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For those who celebrate Christmas in frostier places of the
world, our most used plant of the season is the Poinsettia.  You see the image on tablecloths, table runners and so forth.  And if done well, conside putting them on your Christmas table.

Poinsettia plants are native to Central America, especially an area of southern Mexico known as ‘Taxco del Alarcon’ where they flower during the winter.

The shape of the poinsettia flower and leaves are sometimes thought as a symbol of the Star of Bethlehem which led the Wise Men to Jesus. The red colored leaves symbolize the blood of Christ. The white leaves represent his purity.

poinsettia

Recipe for Rosca de Reyes(King Cake Recipe)

This bready, donut-shaped cake is decorated with dried fruits and spiked with a non-edible representation of the baby Jesus. Rosca de reyes is traditionally eaten on January 6 to commemorate the biblical story of the arrival of the Three Kings(Also known as the Epiphany) Finding the baby Jesus in your slice of cake is an honor –  See Recipe from the Latinkitchen.com

http://thelatinkitchen.com/recipe/rosca-de-reyes-kings-cake

 

 

Christmas in the Philippines

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known for gorgeous Parols ( Christmas lanterns), Tarlac province comes alive Photo Credit Wikipedia

 

Christmas in the Philippines, one of two predominantly Catholic countries in Asia (the other one being East Timor), is one of the biggest holidays on the calendar. The country has earned the distinction of celebrating the world’s longest Christmas season, with Christmas carols are heard as early as September and the season lasting up until Epiphany.

World’s Longest Christmas Season

The Philippines has earned the distinction of celebrating the world’s longest Christmas season. Although faint traces of the coming Christmas arise beginning from early September, it is traditionally ushered in by the nine-day dawn Masses that start on Dec. 16. Known as the Misas de Aguinaldo (Gift Masses) or Misa de Gallo (Rooster’s Mass) in the traditional Spanish. These Masses are more popularly known in Tagalog as the Simbang Gabi. Christmas Eve on December 24 is the much-anticipated “noche buena” — the traditional Christmas feast after the midnight mass. Family members dine together on traditional noche buena fare, which includes the quéso de bóla (“ball cheese”, usually edam cheese) and jamón (Christmas ham). Usually, aside from the already legal holidays which are Rizal Day (December 30) and New Year’s Eve (December 31), other days in close proximity such as Christmas Eve (December 24), Niños Innocentes (December 28), and the Epiphany (traditionally, January 6) are also declared as non-working days. In Asia, Christmas is also the liveliest in the Philippines, since the country is one of the few predominantly Christian nation in the continent besides Russia, East Timor, Georgia and Armenia.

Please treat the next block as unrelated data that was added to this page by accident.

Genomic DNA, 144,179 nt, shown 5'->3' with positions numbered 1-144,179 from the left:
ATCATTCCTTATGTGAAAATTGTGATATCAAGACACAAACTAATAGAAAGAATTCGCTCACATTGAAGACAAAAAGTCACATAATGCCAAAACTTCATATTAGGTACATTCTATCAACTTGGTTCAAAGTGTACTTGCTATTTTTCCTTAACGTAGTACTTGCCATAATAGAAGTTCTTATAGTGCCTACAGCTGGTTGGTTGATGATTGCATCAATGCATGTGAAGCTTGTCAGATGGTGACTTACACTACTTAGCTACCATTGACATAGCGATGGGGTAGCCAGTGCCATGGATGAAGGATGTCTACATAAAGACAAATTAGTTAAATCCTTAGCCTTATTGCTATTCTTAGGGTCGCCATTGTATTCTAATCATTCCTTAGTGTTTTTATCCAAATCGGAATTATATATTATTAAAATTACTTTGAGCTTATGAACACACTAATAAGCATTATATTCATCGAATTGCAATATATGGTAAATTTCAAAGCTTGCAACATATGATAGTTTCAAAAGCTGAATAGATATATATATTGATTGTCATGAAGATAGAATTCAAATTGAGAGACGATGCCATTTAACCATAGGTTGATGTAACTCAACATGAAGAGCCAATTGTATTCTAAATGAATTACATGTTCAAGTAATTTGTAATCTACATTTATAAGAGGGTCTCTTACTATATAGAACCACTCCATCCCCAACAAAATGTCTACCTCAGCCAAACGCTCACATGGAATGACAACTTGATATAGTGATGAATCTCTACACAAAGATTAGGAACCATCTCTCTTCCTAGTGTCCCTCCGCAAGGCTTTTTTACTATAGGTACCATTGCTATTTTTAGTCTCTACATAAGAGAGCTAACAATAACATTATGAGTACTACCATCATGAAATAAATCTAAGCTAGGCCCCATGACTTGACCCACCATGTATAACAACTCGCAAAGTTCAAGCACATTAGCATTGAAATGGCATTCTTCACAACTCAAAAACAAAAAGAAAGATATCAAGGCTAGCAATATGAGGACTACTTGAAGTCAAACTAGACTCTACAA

Food Traditions

For Filipinos, Christmas Eve (“Bisperas ng Pasko”/Spanish: Vísperas de la Navidad) on December 24 is celebrated with the Midnight Mass, and immediately after, the much-anticipated Noche Buena – the traditional Christmas Eve feast. Family members dine together around 12 midnight on traditional Nochebuena fare, which includes: queso de bola (Spanish: “ball of cheese”; this is actually edam cheese), “Tsokolate” (a hot chocolate drink made from cacao and traditionally from crushed peanuts which add a pleasant grittiness and nutty flavor*.) and jamón (Christmas ham). Some would also open presents at this time.

 

*Source Wikepedia

*-Definition of Tsokolate-Desserts come first

Chef Jamie Oliver’s Spicy Jerk Ham

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Easter is a ham’s time to shine, but Thanksgiving or Christmas—fuggedaboutit! “No more!” says the pig. Tired of being the other meat, your ham is claiming center stage this holiday season. Move over turkey! Chef Jaimie Oliver adds a Caribbean spin to pork with this recipe for Spicy Jerk Ham.